Truman Doctrine Dbq

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National Security is a major issue in American Politics. Throughout the decades the issues that threaten national security have changed. In the 1940s, the national security policies are based more on programs rather than the military. However by 2001, the U.S. national security strategies have become more militaristic in nature. In March 1947, Harry S. Truman announced to Congress the beginning of what would be later called the Truman Doctrine. In it essence, the Truman Doctrine was an American foreign policy created to counter the spread of the Soviet’s communism during the Cold War. In his speech, Trum pledged to contain Soviet threats to Greece and Turkey. Ultimately, the Truman Doctrine, supported any country that resisted communism because …show more content…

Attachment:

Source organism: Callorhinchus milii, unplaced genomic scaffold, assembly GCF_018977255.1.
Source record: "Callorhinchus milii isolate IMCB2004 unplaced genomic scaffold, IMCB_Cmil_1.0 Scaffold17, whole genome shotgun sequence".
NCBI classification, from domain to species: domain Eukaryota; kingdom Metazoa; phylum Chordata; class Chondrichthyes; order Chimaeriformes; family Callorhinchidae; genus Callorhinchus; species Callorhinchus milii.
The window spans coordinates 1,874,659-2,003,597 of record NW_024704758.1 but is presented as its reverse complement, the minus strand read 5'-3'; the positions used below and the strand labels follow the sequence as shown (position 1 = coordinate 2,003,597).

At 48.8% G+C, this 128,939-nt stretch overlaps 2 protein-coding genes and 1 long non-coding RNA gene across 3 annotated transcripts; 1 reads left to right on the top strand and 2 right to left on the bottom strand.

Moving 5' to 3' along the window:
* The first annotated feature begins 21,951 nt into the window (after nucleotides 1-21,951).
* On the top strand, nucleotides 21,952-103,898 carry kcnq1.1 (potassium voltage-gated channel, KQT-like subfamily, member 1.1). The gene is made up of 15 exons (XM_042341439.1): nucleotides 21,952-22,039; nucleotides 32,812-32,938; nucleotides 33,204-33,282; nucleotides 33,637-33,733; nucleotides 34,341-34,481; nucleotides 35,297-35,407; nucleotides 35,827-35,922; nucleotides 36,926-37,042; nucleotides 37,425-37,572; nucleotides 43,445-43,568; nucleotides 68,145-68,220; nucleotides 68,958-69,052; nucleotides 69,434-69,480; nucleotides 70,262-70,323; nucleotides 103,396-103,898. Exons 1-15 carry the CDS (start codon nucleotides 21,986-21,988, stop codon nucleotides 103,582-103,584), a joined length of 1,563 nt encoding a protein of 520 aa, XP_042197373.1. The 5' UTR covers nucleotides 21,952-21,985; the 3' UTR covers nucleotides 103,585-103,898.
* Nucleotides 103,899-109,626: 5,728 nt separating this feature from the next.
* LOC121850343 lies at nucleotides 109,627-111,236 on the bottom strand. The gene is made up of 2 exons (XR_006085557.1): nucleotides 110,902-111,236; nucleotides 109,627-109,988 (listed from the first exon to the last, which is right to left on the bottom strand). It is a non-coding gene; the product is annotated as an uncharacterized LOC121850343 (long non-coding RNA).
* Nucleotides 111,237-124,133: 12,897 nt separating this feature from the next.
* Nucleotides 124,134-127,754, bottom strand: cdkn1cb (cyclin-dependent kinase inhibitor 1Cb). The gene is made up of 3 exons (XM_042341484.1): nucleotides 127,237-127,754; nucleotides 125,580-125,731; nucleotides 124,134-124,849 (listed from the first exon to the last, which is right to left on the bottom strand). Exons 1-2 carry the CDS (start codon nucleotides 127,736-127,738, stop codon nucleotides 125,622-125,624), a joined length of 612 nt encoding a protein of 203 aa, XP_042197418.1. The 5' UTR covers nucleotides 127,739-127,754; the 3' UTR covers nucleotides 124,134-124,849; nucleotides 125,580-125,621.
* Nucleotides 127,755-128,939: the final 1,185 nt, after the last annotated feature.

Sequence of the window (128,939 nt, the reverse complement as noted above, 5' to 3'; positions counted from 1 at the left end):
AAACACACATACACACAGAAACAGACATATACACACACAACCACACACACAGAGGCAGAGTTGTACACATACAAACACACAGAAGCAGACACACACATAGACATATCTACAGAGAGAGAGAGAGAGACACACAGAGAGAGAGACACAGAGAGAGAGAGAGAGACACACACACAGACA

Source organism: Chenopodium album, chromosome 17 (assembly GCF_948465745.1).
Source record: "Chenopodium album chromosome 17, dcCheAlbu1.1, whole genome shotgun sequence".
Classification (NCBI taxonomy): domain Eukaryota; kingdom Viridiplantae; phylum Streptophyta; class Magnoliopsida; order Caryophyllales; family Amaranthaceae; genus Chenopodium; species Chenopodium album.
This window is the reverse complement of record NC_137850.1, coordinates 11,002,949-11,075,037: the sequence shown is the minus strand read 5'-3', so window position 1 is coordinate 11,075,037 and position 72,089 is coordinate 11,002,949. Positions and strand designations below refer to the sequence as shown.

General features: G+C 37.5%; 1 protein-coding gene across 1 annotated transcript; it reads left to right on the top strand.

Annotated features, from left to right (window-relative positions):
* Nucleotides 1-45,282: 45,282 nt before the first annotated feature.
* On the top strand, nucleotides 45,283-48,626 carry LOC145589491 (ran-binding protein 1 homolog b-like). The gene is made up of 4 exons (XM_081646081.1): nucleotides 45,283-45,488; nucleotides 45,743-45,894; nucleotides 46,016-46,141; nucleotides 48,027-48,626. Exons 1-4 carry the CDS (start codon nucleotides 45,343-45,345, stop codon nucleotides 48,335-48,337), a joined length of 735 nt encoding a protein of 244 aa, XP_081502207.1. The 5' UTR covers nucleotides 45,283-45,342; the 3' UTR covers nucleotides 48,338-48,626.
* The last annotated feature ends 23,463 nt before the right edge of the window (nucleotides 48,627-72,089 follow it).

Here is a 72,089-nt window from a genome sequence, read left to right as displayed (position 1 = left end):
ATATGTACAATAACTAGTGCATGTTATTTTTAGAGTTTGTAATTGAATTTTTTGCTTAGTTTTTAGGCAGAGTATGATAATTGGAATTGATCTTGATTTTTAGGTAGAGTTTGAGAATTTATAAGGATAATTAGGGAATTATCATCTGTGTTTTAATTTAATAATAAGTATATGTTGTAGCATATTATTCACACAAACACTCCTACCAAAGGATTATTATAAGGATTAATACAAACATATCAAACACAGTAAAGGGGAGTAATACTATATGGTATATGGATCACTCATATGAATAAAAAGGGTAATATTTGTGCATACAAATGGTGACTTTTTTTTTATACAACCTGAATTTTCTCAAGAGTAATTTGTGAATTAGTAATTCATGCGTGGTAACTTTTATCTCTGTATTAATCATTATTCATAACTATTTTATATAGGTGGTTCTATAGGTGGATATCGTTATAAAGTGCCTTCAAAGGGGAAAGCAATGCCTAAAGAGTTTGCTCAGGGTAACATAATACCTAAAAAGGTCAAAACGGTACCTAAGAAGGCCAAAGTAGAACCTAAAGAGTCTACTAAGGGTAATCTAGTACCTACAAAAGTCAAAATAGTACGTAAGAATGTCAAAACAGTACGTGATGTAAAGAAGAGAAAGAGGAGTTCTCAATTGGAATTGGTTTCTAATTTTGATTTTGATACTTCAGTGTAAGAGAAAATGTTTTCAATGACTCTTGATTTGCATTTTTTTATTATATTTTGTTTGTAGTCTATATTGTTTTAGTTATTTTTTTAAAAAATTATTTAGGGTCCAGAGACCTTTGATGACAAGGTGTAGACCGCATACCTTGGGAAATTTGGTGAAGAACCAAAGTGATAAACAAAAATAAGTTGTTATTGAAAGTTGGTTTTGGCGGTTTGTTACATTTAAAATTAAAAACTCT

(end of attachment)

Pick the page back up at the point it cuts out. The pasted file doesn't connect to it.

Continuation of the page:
New Look reflected Eisenhower 's concern for balancing the Cold War military commitments of the United States with the nation 's financial resources. Eisenhower was also concerned about massive retaliation because of the amount and power of the new weapons being created. In order to find out what the Soviets we doing, Eisenhower promoted open skies, however this backfired on him when a U-2 plane was flying over Soviet territory to spy and it was shot down. After this incident, both nations discussed test-ban agreements of nuclear testing. However, the trouble with the Soviet Union was not over yet. The U.S. shifted its focus to third world countries, where they tried to use they CIA covert missions and economic strategies in order to contain the spread of communism and acquire more allies. Especially in Latin America and the middle East, Eisenhower tried to contain the spread of communism. In order to continue containment, Eisenhower created the Eisenhower Doctrine, which promised military or economic aid to any Middle Eastern country needing help in resisting communist aggression. Meanwhile in Indochina, France had lost it holds in the territory and the Geneva Peace Accords of 1954 where it divided Vietnam into Communist-controlled North Vietnam and non-Communist South Vietnam until unification elections could be held in 1956. The Eisenhower administration would not sign this accord because they believed that if Vietnam fell to communism then so would the rest of Asia’ it was called the “domino theory.” Instead the U.S. allied with South Vietnam in the hopes that they could stop the spread of communism in Vietnam. Domestically, Eisenhower created the Highway Act of 1956, in order to create a highway system that could effectively have our military cross and carry missiles from one side to the other of the U.S. in case of a national emergency. Overall concerns

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